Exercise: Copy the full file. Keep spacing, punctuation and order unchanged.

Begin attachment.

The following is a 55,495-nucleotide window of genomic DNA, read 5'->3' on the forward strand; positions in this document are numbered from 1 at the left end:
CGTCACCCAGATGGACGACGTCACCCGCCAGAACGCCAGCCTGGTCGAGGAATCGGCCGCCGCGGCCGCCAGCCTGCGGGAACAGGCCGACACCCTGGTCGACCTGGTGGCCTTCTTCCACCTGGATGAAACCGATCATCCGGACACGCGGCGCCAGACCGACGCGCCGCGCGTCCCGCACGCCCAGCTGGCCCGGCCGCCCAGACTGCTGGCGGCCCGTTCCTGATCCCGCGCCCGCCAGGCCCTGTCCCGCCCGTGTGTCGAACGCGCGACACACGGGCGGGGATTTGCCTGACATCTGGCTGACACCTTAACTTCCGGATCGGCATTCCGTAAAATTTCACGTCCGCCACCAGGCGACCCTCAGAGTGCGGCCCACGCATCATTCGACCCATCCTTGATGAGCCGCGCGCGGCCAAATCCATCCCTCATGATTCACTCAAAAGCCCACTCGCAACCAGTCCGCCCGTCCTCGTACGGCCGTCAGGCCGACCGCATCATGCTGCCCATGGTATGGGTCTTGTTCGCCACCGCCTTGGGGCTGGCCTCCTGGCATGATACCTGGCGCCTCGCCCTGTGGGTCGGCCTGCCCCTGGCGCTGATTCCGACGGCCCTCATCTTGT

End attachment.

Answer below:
The following is a 55,495-nucleotide window of genomic DNA, read 5'->3' on the forward strand; positions in this document are numbered from 1 at the left end:
CGTCACCCAGATGGACGACGTCACCCGCCAGAACGCCAGCCTGGTCGAGGAATCGGCCGCCGCGGCCGCCAGCCTGCGGGAACAGGCCGACACCCTGGTCGACCTGGTGGCCTTCTTCCACCTGGATGAAACCGATCATCCGGACACGCGGCGCCAGACCGACGCGCCGCGCGTCCCGCACGCCCAGCTGGCCCGGCCGCCCAGACTGCTGGCGGCCCGTTCCTGATCCCGCGCCCGCCAGGCCCTGTCCCGCCCGTGTGTCGAACGCGCGACACACGGGCGGGGATTTGCCTGACATCTGGCTGACACCTTAACTTCCGGATCGGCATTCCGTAAAATTTCACGTCCGCCACCAGGCGACCCTCAGAGTGCGGCCCACGCATCATTCGACCCATCCTTGATGAGCCGCGCGCGGCCAAATCCATCCCTCATGATTCACTCAAAAGCCCACTCGCAACCAGTCCGCCCGTCCTCGTACGGCCGTCAGGCCGACCGCATCATGCTGCCCATGGTATGGGTCTTGTTCGCCACCGCCTTGGGGCTGGCCTCCTGGCATGATACCTGGCGCCTCGCCCTGTGGGTCGGCCTGCCCCTGGCGCTGATTCCGACGGCCCTCATCTTGT